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Multiple Dimensions of Private Information: Evidence from the Long-Term Care Insurance Market

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  • Amy Finkelstein
  • Kathleen McGarry
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    Abstract

    We demonstrate the existence of multiple dimensions of private information in the long-term care insurance market. Two types of people purchase insurance: individuals with private information that they are high risk and individuals with private information that they have strong taste for insurance. Ex post, the former are higher risk than insurance companies expect, while the latter are lower risk. In aggregate, those with more insurance are not higher risk. Our results demonstrate that insurance markets may suffer from asymmetric information even absent a positive correlation between insurance coverage and risk occurrence. The results also suggest a general test for asymmetric information. (JEL D82, G22, I11)

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    File URL: http://www.aeaweb.org/articles.php?doi=10.1257/aer.96.4.938
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    Bibliographic Info

    Article provided by American Economic Association in its journal American Economic Review.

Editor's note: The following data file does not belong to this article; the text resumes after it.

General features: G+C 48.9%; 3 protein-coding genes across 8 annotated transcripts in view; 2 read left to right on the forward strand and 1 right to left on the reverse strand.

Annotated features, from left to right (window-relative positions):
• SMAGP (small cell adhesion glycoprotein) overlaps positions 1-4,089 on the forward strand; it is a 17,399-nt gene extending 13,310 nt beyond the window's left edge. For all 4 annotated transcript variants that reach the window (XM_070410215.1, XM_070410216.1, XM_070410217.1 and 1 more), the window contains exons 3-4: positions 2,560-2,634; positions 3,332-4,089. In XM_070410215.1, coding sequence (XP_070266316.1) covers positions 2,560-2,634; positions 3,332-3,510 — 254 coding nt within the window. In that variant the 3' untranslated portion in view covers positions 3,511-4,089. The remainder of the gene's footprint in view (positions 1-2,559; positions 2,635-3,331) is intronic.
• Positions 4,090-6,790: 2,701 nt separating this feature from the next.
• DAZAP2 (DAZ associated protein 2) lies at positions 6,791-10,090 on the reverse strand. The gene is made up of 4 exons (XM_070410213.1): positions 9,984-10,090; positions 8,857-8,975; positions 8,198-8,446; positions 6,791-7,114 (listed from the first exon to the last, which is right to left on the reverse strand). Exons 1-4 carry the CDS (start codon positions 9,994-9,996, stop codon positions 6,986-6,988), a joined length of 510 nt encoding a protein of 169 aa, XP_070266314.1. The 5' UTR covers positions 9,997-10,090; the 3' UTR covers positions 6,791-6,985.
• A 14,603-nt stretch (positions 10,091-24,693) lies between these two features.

Volume (Year): 96 (2006)
    Issue (Month): 4 (September)
    Pages: 938-958

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    Handle: RePEc:aea:aecrev:v:96:y:2006:i:4:p:938-958

    Note: DOI: 10.1257/aer.96.4.938
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    1. Daniel S. Hamermesh, 1982. "Expectations, Life Expectancy, and Economic Behavior," NBER Working Papers 0835, National Bureau of Economic Research, Inc.
    2. David B. Hertz, 1972. "Discussion," Management Science, INFORMS, vol. 19(4-Part-2), pages P35-P36, December.
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    6. Amy Finkelstein & Kathleen McGarry, 2003. "Private Information and its Effect on Market Equilibrium: New Evidence from Long-Term Care Insurance," NBER Working Papers 9957, National Bureau of Economic Research, Inc.
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    22. Jullien, Bruno & Salanié, Bernard & Salanié, François, 2001. "Screening Risk Averse Agents Under Moral Hazard," CEPR Discussion Papers 3076, C.E.P.R. Discussion Papers.
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